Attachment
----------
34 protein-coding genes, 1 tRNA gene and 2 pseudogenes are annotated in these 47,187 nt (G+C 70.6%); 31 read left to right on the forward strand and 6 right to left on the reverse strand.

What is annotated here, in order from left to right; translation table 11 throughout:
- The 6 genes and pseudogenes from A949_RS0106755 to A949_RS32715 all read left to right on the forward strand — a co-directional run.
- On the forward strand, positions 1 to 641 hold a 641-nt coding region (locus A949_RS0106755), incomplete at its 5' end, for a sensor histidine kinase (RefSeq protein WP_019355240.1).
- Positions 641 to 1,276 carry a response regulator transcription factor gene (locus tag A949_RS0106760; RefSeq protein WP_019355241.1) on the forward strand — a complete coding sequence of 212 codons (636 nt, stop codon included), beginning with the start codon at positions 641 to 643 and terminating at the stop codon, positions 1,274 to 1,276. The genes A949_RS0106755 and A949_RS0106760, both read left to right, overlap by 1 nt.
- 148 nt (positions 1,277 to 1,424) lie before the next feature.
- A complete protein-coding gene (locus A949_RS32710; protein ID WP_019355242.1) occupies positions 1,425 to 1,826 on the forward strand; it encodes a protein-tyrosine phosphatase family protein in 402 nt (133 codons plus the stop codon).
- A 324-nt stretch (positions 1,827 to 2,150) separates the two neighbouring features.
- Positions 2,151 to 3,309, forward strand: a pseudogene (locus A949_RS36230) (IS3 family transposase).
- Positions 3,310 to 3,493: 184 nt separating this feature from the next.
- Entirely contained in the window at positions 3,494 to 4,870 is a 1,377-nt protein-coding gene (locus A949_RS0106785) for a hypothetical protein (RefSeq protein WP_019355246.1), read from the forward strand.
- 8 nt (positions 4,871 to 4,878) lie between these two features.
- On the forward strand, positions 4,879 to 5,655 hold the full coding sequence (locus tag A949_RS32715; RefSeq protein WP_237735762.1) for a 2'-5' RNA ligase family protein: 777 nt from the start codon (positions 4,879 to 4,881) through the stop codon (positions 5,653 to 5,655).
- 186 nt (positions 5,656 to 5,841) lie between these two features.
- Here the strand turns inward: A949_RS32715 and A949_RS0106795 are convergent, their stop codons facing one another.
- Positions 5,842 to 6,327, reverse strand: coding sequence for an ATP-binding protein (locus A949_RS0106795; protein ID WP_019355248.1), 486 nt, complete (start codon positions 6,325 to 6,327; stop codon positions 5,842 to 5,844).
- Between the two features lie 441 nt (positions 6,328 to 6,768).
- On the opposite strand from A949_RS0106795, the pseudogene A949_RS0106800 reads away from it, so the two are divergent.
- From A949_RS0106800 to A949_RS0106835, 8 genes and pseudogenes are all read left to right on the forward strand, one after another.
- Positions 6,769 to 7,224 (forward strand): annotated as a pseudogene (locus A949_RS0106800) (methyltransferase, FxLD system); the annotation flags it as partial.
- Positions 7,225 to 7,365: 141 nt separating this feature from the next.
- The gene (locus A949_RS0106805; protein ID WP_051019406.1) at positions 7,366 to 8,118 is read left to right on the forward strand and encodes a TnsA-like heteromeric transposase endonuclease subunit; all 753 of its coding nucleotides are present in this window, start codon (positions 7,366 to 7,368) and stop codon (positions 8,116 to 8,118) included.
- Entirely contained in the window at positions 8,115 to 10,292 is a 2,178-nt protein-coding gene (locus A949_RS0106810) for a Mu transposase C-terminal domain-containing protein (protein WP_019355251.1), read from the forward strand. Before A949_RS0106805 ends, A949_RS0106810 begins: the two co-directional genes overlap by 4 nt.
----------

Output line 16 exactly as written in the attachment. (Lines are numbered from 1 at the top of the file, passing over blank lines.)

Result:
- Positions 5,842 to 6,327, reverse strand: coding sequence for an ATP-binding protein (locus A949_RS0106795; protein ID WP_019355248.1), 486 nt, complete (start codon positions 6,325 to 6,327; stop codon positions 5,842 to 5,844).